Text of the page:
CABRI’s development path can be characterised by four phases:

Creation of an informal network

In its inception phase, between 2004 and 2006, CABRI was launched as an informal network in response to a need for shared learning on public financial management issues within an African-led forum. Interest in the network grew and, following a series of consultations, a Memorandum of Understanding was signed by 11 countries in Nairobi, Kenya in November 2005. This gave rise to a semi-legal association of senior budget officials.

The birth of a legal entity

Between 2006 and 2011 CABRI deepened its recognition among senior budget officials, and in the international arena, as a home-grown peer network. The network became a legal entity, following the ratification of its international agreement by the six founding countries: Ghana, Kenya, Mali, Rwanda, Senegal and South Africa. CABRI’s membership has continued to grow since its establishment as an international organisation in December 2009.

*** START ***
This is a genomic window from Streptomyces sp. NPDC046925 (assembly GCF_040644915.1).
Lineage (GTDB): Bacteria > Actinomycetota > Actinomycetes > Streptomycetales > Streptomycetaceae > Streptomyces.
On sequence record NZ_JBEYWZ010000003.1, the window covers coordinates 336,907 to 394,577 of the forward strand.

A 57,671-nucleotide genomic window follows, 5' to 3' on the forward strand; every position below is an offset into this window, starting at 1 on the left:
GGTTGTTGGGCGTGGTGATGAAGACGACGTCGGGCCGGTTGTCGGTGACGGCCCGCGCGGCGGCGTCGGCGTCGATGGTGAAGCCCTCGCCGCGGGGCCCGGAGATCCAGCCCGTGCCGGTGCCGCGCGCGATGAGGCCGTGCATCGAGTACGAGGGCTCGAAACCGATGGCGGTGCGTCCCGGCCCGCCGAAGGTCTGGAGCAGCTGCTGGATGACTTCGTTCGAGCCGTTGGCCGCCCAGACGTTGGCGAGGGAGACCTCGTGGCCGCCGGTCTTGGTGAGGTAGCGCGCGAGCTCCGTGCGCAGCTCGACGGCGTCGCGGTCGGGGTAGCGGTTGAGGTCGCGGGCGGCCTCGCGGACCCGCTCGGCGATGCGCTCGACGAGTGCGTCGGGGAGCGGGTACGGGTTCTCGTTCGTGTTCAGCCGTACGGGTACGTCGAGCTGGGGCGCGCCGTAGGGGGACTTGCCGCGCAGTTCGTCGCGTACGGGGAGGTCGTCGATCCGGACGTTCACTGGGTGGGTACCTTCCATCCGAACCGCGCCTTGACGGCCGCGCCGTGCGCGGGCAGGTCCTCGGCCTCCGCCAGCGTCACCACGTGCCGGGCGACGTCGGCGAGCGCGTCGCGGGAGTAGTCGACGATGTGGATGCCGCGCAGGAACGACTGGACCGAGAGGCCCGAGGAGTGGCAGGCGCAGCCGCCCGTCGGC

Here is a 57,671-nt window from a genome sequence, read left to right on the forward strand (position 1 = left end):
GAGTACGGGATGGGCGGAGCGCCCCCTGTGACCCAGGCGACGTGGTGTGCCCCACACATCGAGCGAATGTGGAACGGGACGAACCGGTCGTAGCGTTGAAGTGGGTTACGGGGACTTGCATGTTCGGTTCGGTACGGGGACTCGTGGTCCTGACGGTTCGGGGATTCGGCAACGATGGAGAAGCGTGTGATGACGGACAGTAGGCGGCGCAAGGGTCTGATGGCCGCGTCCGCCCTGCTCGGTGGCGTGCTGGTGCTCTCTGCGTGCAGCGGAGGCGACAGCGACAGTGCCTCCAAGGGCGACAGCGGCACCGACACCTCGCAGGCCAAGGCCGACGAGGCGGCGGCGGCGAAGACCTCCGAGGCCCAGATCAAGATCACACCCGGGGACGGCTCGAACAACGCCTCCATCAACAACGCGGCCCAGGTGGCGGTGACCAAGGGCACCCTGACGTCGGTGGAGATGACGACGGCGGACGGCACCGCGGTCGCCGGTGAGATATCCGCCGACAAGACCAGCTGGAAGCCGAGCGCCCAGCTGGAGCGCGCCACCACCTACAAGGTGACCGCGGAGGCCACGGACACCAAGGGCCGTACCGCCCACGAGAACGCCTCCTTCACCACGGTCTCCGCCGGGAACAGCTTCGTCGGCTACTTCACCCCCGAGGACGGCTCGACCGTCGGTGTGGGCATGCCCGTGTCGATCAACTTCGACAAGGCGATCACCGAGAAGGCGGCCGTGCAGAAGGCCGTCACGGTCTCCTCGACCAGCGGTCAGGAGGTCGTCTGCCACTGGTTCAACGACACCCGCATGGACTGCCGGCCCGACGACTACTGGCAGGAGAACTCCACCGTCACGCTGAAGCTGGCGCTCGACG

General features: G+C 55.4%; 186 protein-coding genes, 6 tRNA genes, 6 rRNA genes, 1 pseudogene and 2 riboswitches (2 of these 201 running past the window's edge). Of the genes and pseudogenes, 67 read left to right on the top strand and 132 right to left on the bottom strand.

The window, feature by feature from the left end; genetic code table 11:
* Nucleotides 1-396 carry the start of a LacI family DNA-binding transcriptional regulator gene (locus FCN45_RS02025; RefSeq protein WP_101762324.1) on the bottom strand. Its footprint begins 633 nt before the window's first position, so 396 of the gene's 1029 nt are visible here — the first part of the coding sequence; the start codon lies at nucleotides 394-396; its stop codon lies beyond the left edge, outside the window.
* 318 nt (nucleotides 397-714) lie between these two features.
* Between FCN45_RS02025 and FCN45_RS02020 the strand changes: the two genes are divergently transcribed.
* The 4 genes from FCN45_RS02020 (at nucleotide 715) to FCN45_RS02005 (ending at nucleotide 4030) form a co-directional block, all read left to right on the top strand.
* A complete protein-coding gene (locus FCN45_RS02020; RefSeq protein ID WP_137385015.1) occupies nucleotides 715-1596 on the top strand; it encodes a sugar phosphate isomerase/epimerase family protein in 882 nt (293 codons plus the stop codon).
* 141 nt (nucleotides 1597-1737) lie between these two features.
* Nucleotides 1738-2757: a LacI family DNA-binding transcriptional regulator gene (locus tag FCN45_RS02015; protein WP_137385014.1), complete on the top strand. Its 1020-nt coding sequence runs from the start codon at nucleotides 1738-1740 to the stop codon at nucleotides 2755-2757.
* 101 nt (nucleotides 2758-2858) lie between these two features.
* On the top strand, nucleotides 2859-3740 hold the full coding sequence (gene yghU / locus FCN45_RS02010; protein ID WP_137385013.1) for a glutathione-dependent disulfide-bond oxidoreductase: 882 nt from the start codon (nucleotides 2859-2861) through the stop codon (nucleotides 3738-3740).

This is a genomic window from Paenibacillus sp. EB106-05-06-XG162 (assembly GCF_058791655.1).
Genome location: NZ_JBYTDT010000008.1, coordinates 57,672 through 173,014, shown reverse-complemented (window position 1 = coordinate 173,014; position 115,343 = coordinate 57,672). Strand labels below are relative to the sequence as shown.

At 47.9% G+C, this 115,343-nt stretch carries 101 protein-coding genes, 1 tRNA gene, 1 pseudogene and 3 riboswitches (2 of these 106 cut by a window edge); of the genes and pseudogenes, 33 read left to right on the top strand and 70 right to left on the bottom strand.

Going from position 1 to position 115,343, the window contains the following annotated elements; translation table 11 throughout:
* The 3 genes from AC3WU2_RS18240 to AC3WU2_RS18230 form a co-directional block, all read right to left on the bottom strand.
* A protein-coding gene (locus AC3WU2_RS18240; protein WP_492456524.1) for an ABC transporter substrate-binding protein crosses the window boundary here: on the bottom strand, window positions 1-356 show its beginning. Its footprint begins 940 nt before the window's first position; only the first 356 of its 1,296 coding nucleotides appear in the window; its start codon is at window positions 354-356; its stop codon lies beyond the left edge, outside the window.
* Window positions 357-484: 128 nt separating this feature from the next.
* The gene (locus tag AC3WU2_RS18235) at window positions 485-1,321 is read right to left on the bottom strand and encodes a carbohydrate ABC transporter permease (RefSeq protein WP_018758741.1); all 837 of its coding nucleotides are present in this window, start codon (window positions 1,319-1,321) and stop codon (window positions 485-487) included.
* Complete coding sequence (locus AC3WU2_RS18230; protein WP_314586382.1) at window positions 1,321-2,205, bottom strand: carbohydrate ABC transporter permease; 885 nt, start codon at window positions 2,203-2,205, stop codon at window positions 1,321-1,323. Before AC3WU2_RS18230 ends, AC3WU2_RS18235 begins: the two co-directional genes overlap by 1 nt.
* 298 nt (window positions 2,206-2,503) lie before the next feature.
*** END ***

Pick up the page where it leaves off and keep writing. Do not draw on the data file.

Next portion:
Establishing a reputation

In the third phase, from 2012/13 to 2014/15, CABRI developed its niche and further broadened its scope of work. The network signed a host country agreement with the South African authorities and moved into its own offices. The first three-year strategic plan was developed, which set out a programme of work that reflected the technical depth and breadth of work. The number of activities grew substantially, as did the number of participating countries from around 25 to 40.

Establishing a broad agenda to deepen influence

CABRI's fourth phase, running from 2014/15 to the present, aims to proactively establish a broader agenda of public finance management reforms and deepen its influence at a country level. It has also brought on board a public debt management work stream, and developed its second three-year strategic plan.